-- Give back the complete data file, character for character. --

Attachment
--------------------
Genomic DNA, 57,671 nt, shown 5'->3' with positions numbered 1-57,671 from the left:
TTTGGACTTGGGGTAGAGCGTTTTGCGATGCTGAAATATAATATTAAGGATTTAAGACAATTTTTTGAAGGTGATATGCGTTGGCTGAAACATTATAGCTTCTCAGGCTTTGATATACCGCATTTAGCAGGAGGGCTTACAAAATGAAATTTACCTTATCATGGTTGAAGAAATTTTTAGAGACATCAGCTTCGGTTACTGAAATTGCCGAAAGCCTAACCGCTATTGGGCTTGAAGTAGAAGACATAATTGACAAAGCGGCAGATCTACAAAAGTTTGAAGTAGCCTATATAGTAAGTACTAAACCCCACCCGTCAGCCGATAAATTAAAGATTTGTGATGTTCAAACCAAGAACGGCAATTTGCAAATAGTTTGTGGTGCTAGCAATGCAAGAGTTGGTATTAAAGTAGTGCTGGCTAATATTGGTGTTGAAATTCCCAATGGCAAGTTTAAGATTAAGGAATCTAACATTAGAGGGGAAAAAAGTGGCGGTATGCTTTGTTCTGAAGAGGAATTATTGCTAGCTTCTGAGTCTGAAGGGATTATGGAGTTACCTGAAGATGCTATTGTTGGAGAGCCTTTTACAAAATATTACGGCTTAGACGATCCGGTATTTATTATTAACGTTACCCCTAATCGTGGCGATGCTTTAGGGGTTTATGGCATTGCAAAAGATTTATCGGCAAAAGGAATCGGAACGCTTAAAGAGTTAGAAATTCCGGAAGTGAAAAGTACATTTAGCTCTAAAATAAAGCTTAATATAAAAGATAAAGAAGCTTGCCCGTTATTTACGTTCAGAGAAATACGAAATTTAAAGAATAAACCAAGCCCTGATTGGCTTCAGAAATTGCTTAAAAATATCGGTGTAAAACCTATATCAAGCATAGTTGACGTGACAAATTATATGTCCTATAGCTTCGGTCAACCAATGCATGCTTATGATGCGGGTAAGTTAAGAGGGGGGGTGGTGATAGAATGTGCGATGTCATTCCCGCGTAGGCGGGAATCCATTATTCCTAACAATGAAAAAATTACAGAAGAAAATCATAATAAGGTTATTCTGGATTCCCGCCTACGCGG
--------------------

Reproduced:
Genomic DNA, 57,671 nt, shown 5'->3' with positions numbered 1-57,671 from the left:
TTTGGACTTGGGGTAGAGCGTTTTGCGATGCTGAAATATAATATTAAGGATTTAAGACAATTTTTTGAAGGTGATATGCGTTGGCTGAAACATTATAGCTTCTCAGGCTTTGATATACCGCATTTAGCAGGAGGGCTTACAAAATGAAATTTACCTTATCATGGTTGAAGAAATTTTTAGAGACATCAGCTTCGGTTACTGAAATTGCCGAAAGCCTAACCGCTATTGGGCTTGAAGTAGAAGACATAATTGACAAAGCGGCAGATCTACAAAAGTTTGAAGTAGCCTATATAGTAAGTACTAAACCCCACCCGTCAGCCGATAAATTAAAGATTTGTGATGTTCAAACCAAGAACGGCAATTTGCAAATAGTTTGTGGTGCTAGCAATGCAAGAGTTGGTATTAAAGTAGTGCTGGCTAATATTGGTGTTGAAATTCCCAATGGCAAGTTTAAGATTAAGGAATCTAACATTAGAGGGGAAAAAAGTGGCGGTATGCTTTGTTCTGAAGAGGAATTATTGCTAGCTTCTGAGTCTGAAGGGATTATGGAGTTACCTGAAGATGCTATTGTTGGAGAGCCTTTTACAAAATATTACGGCTTAGACGATCCGGTATTTATTATTAACGTTACCCCTAATCGTGGCGATGCTTTAGGGGTTTATGGCATTGCAAAAGATTTATCGGCAAAAGGAATCGGAACGCTTAAAGAGTTAGAAATTCCGGAAGTGAAAAGTACATTTAGCTCTAAAATAAAGCTTAATATAAAAGATAAAGAAGCTTGCCCGTTATTTACGTTCAGAGAAATACGAAATTTAAAGAATAAACCAAGCCCTGATTGGCTTCAGAAATTGCTTAAAAATATCGGTGTAAAACCTATATCAAGCATAGTTGACGTGACAAATTATATGTCCTATAGCTTCGGTCAACCAATGCATGCTTATGATGCGGGTAAGTTAAGAGGGGGGGTGGTGATAGAATGTGCGATGTCATTCCCGCGTAGGCGGGAATCCATTATTCCTAACAATGAAAAAATTACAGAAGAAAATCATAATAAGGTTATTCTGGATTCCCGCCTACGCGG